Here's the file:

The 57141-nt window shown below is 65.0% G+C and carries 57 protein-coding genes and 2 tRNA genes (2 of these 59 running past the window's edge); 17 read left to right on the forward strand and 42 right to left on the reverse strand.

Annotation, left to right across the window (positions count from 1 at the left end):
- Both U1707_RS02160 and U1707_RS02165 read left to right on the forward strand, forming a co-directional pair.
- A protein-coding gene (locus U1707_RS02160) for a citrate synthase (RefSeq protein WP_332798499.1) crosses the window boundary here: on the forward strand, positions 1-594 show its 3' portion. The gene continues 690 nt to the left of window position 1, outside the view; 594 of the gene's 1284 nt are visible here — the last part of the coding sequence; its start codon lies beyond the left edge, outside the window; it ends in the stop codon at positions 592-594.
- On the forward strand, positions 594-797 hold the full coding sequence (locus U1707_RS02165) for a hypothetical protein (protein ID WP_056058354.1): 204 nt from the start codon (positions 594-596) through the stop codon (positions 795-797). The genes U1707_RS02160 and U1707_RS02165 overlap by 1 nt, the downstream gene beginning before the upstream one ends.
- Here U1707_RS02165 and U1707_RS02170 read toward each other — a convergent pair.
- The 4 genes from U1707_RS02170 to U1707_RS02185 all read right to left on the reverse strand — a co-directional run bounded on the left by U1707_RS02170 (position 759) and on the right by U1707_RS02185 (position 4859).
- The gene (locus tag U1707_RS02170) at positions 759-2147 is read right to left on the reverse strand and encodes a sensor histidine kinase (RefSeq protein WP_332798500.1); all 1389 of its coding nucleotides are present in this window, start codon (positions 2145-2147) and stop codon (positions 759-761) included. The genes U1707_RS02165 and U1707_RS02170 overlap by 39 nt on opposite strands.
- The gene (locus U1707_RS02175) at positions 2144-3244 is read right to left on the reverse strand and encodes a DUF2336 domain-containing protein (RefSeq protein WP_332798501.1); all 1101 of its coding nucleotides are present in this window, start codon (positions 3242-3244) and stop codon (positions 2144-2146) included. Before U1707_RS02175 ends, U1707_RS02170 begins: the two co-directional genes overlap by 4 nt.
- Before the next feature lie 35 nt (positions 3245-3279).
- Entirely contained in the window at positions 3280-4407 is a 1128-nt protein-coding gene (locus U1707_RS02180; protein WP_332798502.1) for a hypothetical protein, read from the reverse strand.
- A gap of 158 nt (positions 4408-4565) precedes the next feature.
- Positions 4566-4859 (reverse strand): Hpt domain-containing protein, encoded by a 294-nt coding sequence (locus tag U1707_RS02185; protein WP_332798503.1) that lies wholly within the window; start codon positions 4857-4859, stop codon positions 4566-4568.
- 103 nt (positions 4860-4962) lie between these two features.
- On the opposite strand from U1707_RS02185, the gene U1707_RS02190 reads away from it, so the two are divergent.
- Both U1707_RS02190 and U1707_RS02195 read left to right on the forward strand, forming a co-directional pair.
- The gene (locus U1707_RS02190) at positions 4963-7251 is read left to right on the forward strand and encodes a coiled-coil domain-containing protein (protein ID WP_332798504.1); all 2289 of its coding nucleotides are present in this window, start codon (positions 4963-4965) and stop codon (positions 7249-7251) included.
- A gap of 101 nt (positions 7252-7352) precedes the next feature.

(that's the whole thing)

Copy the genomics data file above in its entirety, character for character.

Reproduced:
The 57141-nt window shown below is 65.0% G+C and carries 57 protein-coding genes and 2 tRNA genes (2 of these 59 running past the window's edge); 17 read left to right on the forward strand and 42 right to left on the reverse strand.

Annotation, left to right across the window (positions count from 1 at the left end):
- Both U1707_RS02160 and U1707_RS02165 read left to right on the forward strand, forming a co-directional pair.
- A protein-coding gene (locus U1707_RS02160) for a citrate synthase (RefSeq protein WP_332798499.1) crosses the window boundary here: on the forward strand, positions 1-594 show its 3' portion. The gene continues 690 nt to the left of window position 1, outside the view; 594 of the gene's 1284 nt are visible here — the last part of the coding sequence; its start codon lies beyond the left edge, outside the window; it ends in the stop codon at positions 592-594.
- On the forward strand, positions 594-797 hold the full coding sequence (locus U1707_RS02165) for a hypothetical protein (protein ID WP_056058354.1): 204 nt from the start codon (positions 594-596) through the stop codon (positions 795-797). The genes U1707_RS02160 and U1707_RS02165 overlap by 1 nt, the downstream gene beginning before the upstream one ends.
- Here U1707_RS02165 and U1707_RS02170 read toward each other — a convergent pair.
- The 4 genes from U1707_RS02170 to U1707_RS02185 all read right to left on the reverse strand — a co-directional run bounded on the left by U1707_RS02170 (position 759) and on the right by U1707_RS02185 (position 4859).
- The gene (locus tag U1707_RS02170) at positions 759-2147 is read right to left on the reverse strand and encodes a sensor histidine kinase (RefSeq protein WP_332798500.1); all 1389 of its coding nucleotides are present in this window, start codon (positions 2145-2147) and stop codon (positions 759-761) included. The genes U1707_RS02165 and U1707_RS02170 overlap by 39 nt on opposite strands.
- The gene (locus U1707_RS02175) at positions 2144-3244 is read right to left on the reverse strand and encodes a DUF2336 domain-containing protein (RefSeq protein WP_332798501.1); all 1101 of its coding nucleotides are present in this window, start codon (positions 3242-3244) and stop codon (positions 2144-2146) included. Before U1707_RS02175 ends, U1707_RS02170 begins: the two co-directional genes overlap by 4 nt.
- Before the next feature lie 35 nt (positions 3245-3279).
- Entirely contained in the window at positions 3280-4407 is a 1128-nt protein-coding gene (locus U1707_RS02180; protein WP_332798502.1) for a hypothetical protein, read from the reverse strand.
- A gap of 158 nt (positions 4408-4565) precedes the next feature.
- Positions 4566-4859 (reverse strand): Hpt domain-containing protein, encoded by a 294-nt coding sequence (locus tag U1707_RS02185; protein WP_332798503.1) that lies wholly within the window; start codon positions 4857-4859, stop codon positions 4566-4568.
- 103 nt (positions 4860-4962) lie between these two features.
- On the opposite strand from U1707_RS02185, the gene U1707_RS02190 reads away from it, so the two are divergent.
- Both U1707_RS02190 and U1707_RS02195 read left to right on the forward strand, forming a co-directional pair.
- The gene (locus U1707_RS02190) at positions 4963-7251 is read left to right on the forward strand and encodes a coiled-coil domain-containing protein (protein ID WP_332798504.1); all 2289 of its coding nucleotides are present in this window, start codon (positions 4963-4965) and stop codon (positions 7249-7251) included.
- A gap of 101 nt (positions 7252-7352) precedes the next feature.